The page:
It was nine days ago when Donald Trump announced via Twitter that there would be a "wild" protest in the nation's capital on Jan. 6, the day Congress will formally certify President-elect Joe Biden's victory. The Republican has referenced the gathering while insisting he won the election he lost, and Trump has returned to the subject several times since, including in a weekend tweet in which the outgoing president declared, "Never give up. See everyone in D.C. on January 6th."
And what, pray tell, does Trump expect to happen on Jan. 6, as lawmakers certify his successor's victory? He hasn't said, but the Washington Post's David Ignatius' latest column noted that even some Republican officials are concerned the outgoing president may try to "overstep the constitutional limits on his power."
Trump's last-ditch campaign will almost certainly fail in Congress. The greater danger is on the streets, where pro-Trump forces are already threatening chaos.... Government officials fear that if violence spreads, Trump could invoke the Insurrection Act to mobilize the military. Then Trump might use "military capabilities" to rerun the Nov. 3 election in swing states, as suggested by Michael Flynn, Trump's former national security adviser. Trump "could take military capabilities and he could place them in those states and basically rerun an election," Flynn told Newsmax in a Dec. 17 interview.
If I'd seen this on a random person's blog or Twitter feed, I'd be inclined to dismiss it as an alarmist and unrealistic nightmare. But David Ignatius isn't some obscure observer or a columnist with a reputation for hysterics. On the contrary, he's an accomplished and award-winning journalist with sources at the highest levels of government.
And right now, evidently, those sources are afraid of how far Trump might go to claim power he did not earn.
Looking ahead to the Jan. 6 gathering, the Washington Post also reported last week, "The Proud Boys, members of armed right-wing groups, conspiracy theorists and white supremacists all have pledged to attend." The article added that conversations about the protests have "taken off on chat forums used by far-right groups," and several online posts "appear to show far-right demonstrators workshopping ways to smuggle guns into the District [of Columbia], where carrying without a permit is prohibited and guns are banned at all protests."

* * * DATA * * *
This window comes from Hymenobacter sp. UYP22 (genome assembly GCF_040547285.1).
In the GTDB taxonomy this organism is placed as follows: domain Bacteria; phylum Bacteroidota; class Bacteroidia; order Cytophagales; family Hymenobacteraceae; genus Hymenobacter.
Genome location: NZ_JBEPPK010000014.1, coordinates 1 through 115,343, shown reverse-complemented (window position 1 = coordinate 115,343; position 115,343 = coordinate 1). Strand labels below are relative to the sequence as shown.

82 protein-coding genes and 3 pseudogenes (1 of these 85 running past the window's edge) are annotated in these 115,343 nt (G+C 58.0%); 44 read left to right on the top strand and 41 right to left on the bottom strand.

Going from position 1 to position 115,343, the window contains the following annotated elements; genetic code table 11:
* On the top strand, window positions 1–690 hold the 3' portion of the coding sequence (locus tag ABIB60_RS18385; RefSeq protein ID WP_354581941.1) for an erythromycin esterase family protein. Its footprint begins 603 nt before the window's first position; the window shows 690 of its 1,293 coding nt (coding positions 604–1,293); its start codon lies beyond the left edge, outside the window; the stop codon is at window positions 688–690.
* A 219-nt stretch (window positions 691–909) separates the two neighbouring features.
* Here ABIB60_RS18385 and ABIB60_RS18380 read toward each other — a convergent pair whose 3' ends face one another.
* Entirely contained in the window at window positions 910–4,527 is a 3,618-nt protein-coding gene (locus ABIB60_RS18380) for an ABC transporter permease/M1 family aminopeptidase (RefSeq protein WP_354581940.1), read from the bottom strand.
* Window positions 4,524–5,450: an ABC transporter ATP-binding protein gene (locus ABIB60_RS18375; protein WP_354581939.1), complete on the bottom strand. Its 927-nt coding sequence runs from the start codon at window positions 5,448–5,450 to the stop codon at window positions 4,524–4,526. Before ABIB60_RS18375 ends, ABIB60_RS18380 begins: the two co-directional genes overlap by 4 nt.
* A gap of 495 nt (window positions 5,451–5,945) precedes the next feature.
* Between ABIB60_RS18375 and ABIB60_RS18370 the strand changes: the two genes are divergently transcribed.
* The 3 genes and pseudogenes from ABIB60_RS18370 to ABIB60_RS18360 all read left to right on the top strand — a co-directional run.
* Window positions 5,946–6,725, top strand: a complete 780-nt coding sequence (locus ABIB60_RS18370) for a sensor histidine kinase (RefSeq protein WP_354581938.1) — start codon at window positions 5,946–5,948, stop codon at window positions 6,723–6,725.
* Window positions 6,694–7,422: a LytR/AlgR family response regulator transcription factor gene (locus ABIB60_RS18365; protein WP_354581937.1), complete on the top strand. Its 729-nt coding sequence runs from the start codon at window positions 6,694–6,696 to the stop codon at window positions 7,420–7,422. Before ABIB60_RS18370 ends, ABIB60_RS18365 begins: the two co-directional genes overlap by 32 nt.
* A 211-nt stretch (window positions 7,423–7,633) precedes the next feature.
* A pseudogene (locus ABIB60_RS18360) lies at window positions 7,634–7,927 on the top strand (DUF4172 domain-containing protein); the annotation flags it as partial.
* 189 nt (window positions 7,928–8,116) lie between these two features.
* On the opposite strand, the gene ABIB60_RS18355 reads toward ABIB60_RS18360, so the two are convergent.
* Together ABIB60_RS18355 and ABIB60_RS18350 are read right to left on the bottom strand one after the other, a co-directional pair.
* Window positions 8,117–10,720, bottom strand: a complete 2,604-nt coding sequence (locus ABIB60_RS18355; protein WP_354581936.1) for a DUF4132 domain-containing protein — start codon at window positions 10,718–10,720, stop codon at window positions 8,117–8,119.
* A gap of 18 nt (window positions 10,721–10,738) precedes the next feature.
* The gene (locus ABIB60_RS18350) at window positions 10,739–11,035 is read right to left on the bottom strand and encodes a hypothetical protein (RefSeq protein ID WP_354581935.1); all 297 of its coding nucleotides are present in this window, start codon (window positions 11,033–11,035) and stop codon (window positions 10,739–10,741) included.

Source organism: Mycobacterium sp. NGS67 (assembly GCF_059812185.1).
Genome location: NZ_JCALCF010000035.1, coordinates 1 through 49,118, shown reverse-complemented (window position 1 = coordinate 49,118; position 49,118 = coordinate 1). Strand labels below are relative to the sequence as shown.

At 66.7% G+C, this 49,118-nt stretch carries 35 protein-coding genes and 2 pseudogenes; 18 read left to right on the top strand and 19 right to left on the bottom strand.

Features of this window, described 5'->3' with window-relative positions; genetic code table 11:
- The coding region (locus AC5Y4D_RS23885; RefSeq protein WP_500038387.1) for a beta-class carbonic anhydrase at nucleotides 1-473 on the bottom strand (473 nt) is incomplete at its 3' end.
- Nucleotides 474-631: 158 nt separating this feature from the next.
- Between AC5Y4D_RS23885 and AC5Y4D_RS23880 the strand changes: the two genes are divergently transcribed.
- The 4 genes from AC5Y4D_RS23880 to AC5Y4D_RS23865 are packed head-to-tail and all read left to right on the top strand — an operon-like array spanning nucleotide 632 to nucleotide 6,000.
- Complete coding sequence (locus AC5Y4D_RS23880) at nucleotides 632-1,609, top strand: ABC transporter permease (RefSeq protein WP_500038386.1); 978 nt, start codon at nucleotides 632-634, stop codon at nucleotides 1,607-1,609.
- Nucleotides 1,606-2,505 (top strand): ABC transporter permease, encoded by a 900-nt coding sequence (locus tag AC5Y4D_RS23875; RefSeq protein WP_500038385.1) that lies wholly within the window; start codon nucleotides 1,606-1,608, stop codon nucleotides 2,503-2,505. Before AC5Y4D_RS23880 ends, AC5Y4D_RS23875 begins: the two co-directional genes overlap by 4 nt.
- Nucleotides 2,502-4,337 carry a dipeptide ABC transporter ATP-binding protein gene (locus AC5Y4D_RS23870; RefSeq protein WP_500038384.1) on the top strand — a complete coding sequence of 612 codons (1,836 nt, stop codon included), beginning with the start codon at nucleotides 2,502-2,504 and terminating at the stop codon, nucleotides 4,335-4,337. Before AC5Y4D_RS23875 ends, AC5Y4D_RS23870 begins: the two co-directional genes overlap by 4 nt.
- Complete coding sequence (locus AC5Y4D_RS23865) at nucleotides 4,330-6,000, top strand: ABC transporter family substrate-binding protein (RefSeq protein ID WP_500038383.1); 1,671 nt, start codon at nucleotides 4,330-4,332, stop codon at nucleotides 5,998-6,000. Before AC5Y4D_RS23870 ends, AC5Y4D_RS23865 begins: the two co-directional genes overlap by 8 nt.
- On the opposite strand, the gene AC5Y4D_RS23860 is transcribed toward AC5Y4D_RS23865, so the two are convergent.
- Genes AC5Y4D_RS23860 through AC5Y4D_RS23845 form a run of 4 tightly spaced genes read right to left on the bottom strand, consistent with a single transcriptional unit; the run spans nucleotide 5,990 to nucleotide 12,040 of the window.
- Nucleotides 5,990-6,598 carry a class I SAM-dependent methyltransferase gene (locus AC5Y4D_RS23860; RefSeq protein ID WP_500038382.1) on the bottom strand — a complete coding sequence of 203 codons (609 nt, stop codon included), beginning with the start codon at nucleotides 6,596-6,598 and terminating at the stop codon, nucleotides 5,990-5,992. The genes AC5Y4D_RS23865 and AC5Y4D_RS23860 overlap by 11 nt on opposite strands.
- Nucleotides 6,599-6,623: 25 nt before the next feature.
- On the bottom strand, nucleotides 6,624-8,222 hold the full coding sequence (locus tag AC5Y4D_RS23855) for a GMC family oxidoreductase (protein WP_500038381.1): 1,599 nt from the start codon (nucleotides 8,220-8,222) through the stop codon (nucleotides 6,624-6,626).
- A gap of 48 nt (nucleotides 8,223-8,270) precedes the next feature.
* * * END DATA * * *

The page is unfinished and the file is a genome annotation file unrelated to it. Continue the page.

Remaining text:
There have been related alarm bells ringing elsewhere. CNN recently reported, for example, on an insider who "described an escalating sense of concern among Trump's aides, even those who have weathered his previous controversies, about what steps he might take next as his term comes to an end." Axios reported the same day, "Senior Trump administration officials are increasingly alarmed that President Trump might unleash — and abuse — the power of government in an effort to overturn the clear result of the election."
A day later, the Washington Post added, "[O]fficials say privately they are worried about what might transpire in coming weeks, as the president becomes increasingly desperate."
CNN had a related report last week about "growing anxiety" at the Pentagon about what Trump might try in the closing weeks of his term. One officer was quoted saying, "We don't know what he might do." Another added, "We are in strange times."
It's against this backdrop that Trump has launched a pressure campaign -- unlike anything ever seen in the American tradition -- to pressure officials to overturn the election result for him, up to and including direct lobbying of dozens of Republican policymakers. He also continues to push GOP officials on Capitol Hill to join his crusade and reject their own country's election results.
Meanwhile, at the White House, Trump has turned to a group of radical "misfits" and fringe conspiracy theories, who recently held a meeting at which the president reportedly broached the subject of imposing martial law on the United States.
In my heart of hearts, I'm tempted to believe the Trump era will end with a pitiful whimper. He's already backed down on the economic relief package, and it's possible turnout at his "wild" Jan. 6 gathering will be trivial. Perhaps those most concerned about the president's autocratic fantasies have exaggerated what the hapless Republican is capable of.
Or perhaps I'm being naïve and overly optimistic.
For those keeping track, Jan. 6 is nine days away. Biden's Inauguration Day, meanwhile, is 23 days away.